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Sustainable mega sport events: Oxymoron or reality?

More recently, public support for hosting the Olympic Games seems to have diminished in Europe and the United States, despite extensive campaigns with their promise of economic benefits. Boston (USA) and Hamburg (Germany), for example, withdrew their plans to host the 2024 Summer Olympics amid a lack of public support. For the same reason, the European cities of Graubünden, Krakow, Munich, Oslo and Stockholm decided not to apply for the 2022 Winter Olympics. Interestingly, an argument frequently raised by opponents is that such a hosting is unlikely to be ecologically sustainable or, even worse, harmful to the environment.
Course code
GEN312
Course type
BSc Course
Weekly Hours
2,0
ECTS
3
Term
FS 2024
Language
Englisch
Lecturers
apl. Prof. Dr. Dominik Schreyer
Please note that exchange students obtain a higher number of credits in the BSc-program at WHU than listed here. For further information please contact directly the International Relations Office.

Public referenda have become a frequent tool of popular sovereignty across Western democracies (Casella & Gelman, 2008). Unsurprisingly, this general trend also affects applicant cities willing to host mega sport events such as the Olympic Games. For example, referenda have recently put an end to seven Olympic candidatures (Graubünden, Munich, and Krakow for the 2022 Olympics, Hamburg for the 2024 Olympics, Innsbruck and Graubünden again for the 2026 Olympics, and Vienna for 2028 Olympics). Additionally, Boston and Budapest canceled their candidatures for the 2024 Olympics facing both an apparent lack of public support and demands for referenda.

Potentially triggered by the recent rejections of Olympic host ambitions, researchers, primarily those operating in the field of sports economics, have begun to explore the determinants of individual citizen support for Olympic bids (e.g., Atkinson, Mourato, Szymanski, & Ozdemiroglu, 2008; Coates & Wicker, 2015; Preuss & Werkmann, 2011; Walton, Longo, & Dawson, 2008; Wicker & Coates, 2018; Wicker, Whitehead, Mason, & Johnson, 2016). Interestingly, an argument frequently raised by opponents is that such a hosting is unlikely to be sustainable or, even worse, harmful, primarily to the environment.

Therefore, in this course, we will assess the economic, environmental, and social footprint of mega sports events such as the Olympic Games and the FIFA World Cup. Based on this initial assessment, students will work in teams to develop a first concept for sustainable mega sports events.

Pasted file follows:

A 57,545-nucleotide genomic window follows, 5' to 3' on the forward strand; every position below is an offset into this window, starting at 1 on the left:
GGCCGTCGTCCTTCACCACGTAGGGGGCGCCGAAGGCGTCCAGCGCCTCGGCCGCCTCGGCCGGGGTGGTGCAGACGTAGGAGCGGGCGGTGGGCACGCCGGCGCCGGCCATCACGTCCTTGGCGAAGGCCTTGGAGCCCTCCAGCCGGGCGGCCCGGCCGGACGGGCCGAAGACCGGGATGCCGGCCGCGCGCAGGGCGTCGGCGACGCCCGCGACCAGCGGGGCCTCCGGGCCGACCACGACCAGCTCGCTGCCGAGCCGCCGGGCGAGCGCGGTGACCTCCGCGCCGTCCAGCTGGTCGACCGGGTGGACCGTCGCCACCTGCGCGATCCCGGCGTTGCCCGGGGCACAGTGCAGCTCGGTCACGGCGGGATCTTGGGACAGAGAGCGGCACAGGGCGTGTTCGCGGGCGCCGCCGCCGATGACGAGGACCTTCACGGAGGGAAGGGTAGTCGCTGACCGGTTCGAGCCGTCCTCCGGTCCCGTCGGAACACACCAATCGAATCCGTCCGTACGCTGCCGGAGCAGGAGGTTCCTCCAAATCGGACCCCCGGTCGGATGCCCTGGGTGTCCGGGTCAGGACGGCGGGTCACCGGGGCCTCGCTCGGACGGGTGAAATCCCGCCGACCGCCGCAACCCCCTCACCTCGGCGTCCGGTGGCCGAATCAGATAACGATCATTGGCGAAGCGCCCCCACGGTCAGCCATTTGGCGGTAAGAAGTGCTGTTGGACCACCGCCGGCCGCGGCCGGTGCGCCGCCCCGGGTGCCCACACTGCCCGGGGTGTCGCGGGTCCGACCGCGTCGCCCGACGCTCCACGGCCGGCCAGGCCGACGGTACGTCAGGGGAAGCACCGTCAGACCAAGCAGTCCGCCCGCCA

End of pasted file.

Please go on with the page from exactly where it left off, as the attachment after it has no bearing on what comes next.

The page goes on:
Date Time
Tuesday, 16.01.2024 15:30 - 18:45
Wednesday, 14.02.2024 15:30 - 18:45
Thursday, 15.02.2024 15:30 - 20:30
Friday, 23.02.2024 11:30 - 17:15
Learn how to analyze corporate sustainability activities:
  • Students will learn how to effectively define and measure/assess sustainability.

Learn about the economics of mega sport events:

  • Students will gain a first understanding of key issues in the economics of mega sport events such as the FIFA World Cup and the Olympic Games.
There are no prerequisite readings. References will be announced during the first class meeting of the course at the beginning of the semester.
Following an interactive introductory kick-off session, all students will evaluate the sustainability of a recent mega sports event in small groups, thereby exploring previous challenges and developing recommendations leading to increasingly sustainable mega sport events in the future. Throughout the initial analysis, either complete groups or their team captains continuously spare with the course instructor.


To ensure progress, there are, among other things, mandatory feedback sessions. Students then present their results to their classmates in class.


To allow for questions from both the instructor and the classmates, the presentation is followed by a short Q&A session.


Having listened to multiple student presentations on a range of different mega sport events in-class during the last session, students, then, reflect on both emerging/repeating patterns in the sustainability of previous mega sport event and their learning experience in form of a short reflection paper answering the question of whether sustainable mega sport events are either an oxymoron or (already) reality.

The course assessment is based on the quality of a group assignment (75 percent), i.e., the group presentation, and a short, individual reflection paper (25). Further details about both the presentation (e.g., exact task, length, timing) and the reflection paper (e.g., word limit) will be communicated in the first session of the course.
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